When David Schwartz found himself faced with the task of composing music for the Netflix return of Arrested Development, he knew he wanted it to feel like Arrested, but he also wanted to infuse something new into the music not seen on the show when it originally aired on Fox. So he added in some prominent ukelele. The inspiration for including the instrument came from his anniversary trip to Tahiti with his wife, where he bought a Tahitian ukelele.
Nominated for Outstanding Music Composition for a Series, Arrested Development was the one comedy nominee in its category. What’s the key to writing a successful comedy score? “I try very hard to write fun music and not write funny music,” Schwartz said. “Not to be punching everything. Although sometimes a score needs both fun and funny.”
Trevor Morris is no stranger to the Emmys — he’s been nominated five times for his TV music. Twice he’s won: for The Borgias in 2011 and for The Tudors in 2007.
But making another repeat visit to Nokia Theatre for the Emmys hasn’t gotten any less exciting over the years. “The rush is just as big as the first time. It’s awesome. The energy is palpable,” he told EW on the carpet.
He said he “really swung for the fence” on “The Prince,” the Borgias episode that was submitted for Emmy consideration for score.
Morris has composed music for several period TV series — The Pillars of the Earth and Vikings among them — and he says he draws inspiration from the shows’ period costumes (including some that have earned Emmy nods, like the 16th century-set Borgias this year).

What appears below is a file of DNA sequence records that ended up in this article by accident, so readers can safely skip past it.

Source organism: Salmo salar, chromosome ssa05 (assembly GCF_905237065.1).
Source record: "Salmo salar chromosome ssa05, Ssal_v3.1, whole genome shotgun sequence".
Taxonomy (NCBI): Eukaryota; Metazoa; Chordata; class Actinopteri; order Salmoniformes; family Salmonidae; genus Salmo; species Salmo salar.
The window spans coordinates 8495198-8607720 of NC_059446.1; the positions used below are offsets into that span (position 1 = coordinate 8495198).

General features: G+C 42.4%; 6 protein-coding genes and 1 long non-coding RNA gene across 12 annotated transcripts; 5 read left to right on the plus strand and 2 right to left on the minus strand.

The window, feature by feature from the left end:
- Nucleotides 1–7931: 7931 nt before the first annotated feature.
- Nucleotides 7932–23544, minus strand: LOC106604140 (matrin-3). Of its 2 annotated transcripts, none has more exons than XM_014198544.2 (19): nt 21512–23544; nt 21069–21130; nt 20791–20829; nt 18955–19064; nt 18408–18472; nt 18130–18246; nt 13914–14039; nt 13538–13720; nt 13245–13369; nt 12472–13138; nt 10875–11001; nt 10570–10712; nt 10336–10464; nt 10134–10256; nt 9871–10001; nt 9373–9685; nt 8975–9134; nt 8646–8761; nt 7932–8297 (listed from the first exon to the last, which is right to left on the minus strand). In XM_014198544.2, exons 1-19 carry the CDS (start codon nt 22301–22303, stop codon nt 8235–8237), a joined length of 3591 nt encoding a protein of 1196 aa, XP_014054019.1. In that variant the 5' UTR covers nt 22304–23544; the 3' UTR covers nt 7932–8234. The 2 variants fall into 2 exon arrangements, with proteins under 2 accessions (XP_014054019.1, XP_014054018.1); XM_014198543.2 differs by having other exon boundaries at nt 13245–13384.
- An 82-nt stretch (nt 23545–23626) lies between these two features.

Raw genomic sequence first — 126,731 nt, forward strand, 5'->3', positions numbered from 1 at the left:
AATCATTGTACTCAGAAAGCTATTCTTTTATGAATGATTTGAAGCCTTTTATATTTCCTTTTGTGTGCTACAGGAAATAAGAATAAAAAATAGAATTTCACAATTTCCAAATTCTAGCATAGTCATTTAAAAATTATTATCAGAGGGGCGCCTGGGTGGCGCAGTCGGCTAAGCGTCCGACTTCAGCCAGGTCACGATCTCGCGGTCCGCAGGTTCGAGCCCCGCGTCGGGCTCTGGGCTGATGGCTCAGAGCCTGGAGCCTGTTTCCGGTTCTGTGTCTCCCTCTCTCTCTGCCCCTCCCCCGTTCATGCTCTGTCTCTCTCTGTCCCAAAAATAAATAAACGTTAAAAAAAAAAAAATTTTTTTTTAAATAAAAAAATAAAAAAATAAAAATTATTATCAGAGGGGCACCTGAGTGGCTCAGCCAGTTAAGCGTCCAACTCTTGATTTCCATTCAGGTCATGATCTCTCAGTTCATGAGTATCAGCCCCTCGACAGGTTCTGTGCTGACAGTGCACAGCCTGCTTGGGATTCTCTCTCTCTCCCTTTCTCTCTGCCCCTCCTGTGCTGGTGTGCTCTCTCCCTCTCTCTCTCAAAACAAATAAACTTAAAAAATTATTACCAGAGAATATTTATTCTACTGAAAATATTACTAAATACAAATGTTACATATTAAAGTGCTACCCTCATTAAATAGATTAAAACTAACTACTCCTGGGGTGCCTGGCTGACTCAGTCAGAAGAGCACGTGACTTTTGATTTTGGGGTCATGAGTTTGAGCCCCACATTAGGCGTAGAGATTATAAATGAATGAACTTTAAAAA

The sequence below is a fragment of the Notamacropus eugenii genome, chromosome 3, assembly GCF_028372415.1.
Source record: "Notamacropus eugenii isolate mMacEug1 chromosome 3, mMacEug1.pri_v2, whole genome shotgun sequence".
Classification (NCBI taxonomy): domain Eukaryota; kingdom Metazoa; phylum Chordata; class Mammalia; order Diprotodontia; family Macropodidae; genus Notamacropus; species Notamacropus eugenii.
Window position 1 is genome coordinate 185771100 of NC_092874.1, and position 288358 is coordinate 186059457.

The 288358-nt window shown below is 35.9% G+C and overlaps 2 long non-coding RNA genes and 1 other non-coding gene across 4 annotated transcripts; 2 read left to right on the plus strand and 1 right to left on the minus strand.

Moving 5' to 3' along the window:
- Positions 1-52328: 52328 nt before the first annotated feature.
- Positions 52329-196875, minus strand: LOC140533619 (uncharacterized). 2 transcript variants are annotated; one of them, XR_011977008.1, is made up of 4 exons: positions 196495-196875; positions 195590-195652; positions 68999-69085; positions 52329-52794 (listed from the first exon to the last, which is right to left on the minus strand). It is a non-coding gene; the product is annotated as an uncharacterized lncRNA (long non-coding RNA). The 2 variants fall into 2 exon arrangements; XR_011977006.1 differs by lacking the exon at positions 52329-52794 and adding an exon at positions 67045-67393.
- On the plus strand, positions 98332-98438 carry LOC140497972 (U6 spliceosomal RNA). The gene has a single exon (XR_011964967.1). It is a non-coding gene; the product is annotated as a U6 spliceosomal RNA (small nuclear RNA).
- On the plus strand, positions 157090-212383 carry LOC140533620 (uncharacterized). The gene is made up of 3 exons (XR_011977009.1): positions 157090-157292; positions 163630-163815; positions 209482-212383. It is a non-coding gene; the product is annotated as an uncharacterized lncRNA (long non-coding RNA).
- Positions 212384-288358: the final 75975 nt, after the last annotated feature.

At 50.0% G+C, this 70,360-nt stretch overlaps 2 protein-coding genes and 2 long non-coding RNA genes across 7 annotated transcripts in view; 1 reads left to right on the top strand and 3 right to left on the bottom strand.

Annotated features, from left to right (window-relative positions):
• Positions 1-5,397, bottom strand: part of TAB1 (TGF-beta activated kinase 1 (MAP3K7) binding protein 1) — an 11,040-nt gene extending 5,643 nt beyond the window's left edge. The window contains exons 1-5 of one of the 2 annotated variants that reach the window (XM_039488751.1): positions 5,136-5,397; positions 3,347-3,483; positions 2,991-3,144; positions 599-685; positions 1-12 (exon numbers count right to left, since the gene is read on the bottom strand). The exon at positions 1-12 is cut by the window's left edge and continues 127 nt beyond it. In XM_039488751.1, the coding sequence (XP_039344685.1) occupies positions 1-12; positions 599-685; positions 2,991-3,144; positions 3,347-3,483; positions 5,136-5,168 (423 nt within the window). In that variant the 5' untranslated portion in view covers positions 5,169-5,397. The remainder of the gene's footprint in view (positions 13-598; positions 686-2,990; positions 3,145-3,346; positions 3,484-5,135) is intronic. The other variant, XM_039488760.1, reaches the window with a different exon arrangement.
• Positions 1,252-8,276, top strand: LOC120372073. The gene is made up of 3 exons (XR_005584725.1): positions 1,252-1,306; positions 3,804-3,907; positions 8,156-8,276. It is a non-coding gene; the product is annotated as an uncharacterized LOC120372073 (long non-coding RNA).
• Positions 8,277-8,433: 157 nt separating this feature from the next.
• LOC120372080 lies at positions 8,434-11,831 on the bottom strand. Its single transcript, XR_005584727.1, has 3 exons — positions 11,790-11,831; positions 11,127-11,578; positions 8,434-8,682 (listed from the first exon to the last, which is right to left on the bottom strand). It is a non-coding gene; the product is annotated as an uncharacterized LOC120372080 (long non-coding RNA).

“I react to color — even though I write music, I react to what I see,” Morris explained. “What kind of red is it? Is it bright red, is it dark red, is it velvet, purple red? Those colors affect the music that I choose to write. The costumes are a big part of transporting me to that place and time.”
House of Cards
This acclaimed Kevin Spacey-starring series had composer Jeff Beal working with a different process in a couple ways: Firstly, David Fincher asked Beal to compose some music before shooting began, an atypical approach. And secondly, writing music for a Netflix show — which doesn’t have commercial breaks — made for some pacing unlike shows aired on traditional networks.
“Before David Fincher started shooting, he asked me to write write some sketches for him on about five scripts,” Beal said. “That was so fun for me because I got to imagine the world musically without having to worry about making something fit a scene.”
Some of those pre-shooting compositions made it into the score, including the main title theme and the theme that’s often used when Frank (Spacey) and Claire (Robin Wright) are sitting and chatting while smoking cigarettes — both that smoke and the score gave those scenes a film noir tone.
As for the pacing, Beal relished in composing music for a show that didn’t have commercial breaks cutting short scenes that could have been longer. “That sense of elongation in some scenes — there was this really wonderful sense that once you were in it, you stayed in it. That was really fun for me as a composer. I could sort of sink my teeth into it.”
The 65th Primetime Creative Arts Emmy Awards will air on FXX this Saturday, Sept. 21, at 9 p.m. ET/PT.